2. Adjective Clauses
An adjective clause is a dependent clause that acts as a noun. If you want to be sure if your sentence has an adjective clause, try substituting it with an adjective. If it still makes sense, then it’s an adjective clause.
Quiero una cama que no lastime mi espalda. – I want a bed that doesn’t hurt my back.
I’m thinking that que no lastime mi espalda is an adjective clause, let’s see if I can substitute it with an adjective.
Quiero una cama cómoda. – I want a comfortable bed.
It makes sense to me. So yes, that’s an adjective clause.
Using the Subjunctive with Adjective Clauses
Another tip to know when to use subjunctive in Spanish is when the adjective clause modifies something vague or nonexistent.
Remember that the subjunctive is the mood of “hypothetical” and “non-real” situations. “Vague” and “nonexistent” are definitely within that realm.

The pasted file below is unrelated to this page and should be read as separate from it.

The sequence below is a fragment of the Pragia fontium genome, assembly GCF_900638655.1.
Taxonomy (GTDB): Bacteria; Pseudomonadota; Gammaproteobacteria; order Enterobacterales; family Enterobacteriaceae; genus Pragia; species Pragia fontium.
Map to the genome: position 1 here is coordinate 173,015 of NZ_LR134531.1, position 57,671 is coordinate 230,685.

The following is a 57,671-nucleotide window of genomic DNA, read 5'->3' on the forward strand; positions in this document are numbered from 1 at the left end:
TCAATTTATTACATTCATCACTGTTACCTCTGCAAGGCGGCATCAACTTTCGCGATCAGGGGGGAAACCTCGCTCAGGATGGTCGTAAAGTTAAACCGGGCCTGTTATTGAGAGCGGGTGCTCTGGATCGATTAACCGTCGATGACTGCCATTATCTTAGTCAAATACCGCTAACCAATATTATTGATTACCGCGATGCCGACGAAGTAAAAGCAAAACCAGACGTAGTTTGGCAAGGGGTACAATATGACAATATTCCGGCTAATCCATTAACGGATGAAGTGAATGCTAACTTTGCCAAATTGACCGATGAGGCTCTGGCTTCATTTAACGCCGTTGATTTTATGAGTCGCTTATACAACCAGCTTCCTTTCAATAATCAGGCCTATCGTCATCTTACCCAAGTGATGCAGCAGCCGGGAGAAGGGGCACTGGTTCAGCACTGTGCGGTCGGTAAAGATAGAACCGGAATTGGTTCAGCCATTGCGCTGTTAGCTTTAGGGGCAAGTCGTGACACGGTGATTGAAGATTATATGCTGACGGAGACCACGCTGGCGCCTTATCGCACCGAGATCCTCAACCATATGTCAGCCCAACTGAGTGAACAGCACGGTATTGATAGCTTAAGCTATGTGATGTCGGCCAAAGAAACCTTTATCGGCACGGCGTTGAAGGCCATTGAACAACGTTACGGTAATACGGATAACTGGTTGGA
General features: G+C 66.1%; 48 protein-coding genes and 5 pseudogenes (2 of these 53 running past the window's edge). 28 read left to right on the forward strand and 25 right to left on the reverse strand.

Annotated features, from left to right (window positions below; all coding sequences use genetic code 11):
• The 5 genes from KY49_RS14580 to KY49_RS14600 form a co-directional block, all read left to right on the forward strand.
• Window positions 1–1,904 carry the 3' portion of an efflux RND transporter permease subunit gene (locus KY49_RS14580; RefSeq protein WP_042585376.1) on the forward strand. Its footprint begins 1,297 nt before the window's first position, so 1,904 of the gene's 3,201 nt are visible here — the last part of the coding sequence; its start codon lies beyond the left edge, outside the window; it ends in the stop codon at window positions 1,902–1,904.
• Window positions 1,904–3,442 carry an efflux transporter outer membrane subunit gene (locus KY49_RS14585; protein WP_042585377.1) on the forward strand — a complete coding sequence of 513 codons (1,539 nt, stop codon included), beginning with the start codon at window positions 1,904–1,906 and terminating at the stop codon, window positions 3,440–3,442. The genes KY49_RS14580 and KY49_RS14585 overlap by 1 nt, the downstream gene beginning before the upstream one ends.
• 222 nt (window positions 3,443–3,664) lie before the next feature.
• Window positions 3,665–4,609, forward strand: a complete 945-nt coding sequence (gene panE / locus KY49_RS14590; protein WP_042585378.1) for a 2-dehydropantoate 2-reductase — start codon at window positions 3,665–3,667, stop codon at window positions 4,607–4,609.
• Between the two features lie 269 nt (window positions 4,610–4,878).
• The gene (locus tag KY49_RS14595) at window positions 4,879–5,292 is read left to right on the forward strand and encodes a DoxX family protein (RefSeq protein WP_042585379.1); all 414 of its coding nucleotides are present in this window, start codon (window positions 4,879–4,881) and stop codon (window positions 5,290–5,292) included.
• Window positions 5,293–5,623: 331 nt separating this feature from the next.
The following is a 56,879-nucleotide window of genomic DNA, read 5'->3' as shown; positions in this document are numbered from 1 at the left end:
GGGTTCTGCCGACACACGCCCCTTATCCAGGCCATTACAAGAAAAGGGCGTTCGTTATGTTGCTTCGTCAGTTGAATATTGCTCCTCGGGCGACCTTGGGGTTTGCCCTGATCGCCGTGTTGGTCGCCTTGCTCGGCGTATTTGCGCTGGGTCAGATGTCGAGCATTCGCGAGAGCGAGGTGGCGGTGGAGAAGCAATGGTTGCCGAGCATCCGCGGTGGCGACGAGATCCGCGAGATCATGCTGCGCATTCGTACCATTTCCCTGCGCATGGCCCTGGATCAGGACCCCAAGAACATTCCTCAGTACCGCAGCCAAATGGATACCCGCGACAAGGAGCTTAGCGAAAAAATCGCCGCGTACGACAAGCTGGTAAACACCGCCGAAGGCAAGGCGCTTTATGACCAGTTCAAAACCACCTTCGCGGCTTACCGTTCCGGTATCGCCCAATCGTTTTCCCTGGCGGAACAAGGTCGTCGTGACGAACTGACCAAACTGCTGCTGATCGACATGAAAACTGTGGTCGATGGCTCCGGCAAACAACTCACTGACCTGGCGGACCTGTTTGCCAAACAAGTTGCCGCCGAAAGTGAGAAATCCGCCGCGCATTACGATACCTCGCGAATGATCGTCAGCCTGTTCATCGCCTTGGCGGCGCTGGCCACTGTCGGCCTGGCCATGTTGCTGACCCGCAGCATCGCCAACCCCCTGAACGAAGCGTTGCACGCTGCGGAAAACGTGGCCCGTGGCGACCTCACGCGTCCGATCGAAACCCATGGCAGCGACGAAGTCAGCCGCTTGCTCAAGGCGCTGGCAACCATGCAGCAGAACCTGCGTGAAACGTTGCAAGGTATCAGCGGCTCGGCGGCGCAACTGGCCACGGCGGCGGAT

In our previous example, the adjective clause is que no lastime mi espalda. The “antecedent” or the thing modified by the adjective clause is Quiero una cama. As I don’t have a definite bed in mind, this idea is vague and that’s why you have to use the subjunctive in the second verb: lastimar (third person of present tense of subjunctive: lastime).
Let’s see one more example:
No hay ninguna película que me llame la atención. – There’s no movie that catches my attention.
First, check if que me llame la atención is an adjective clause.
No hay ninguna película interesante. – There’s no interesting movie.
Yes it’s an adjective clause, as I was able to substitute it with an adjective.
Now, the antecedent is no hay ninguna película (there’s no movie). This clearly implies nonexistence, therefore you have to use the subjunctive in the second verb: llamarse. (first person present tense of subjunctive: me llame).
3. Additional Uses
To know when to use subjunctive in Spanish it’s important to consider the following cases: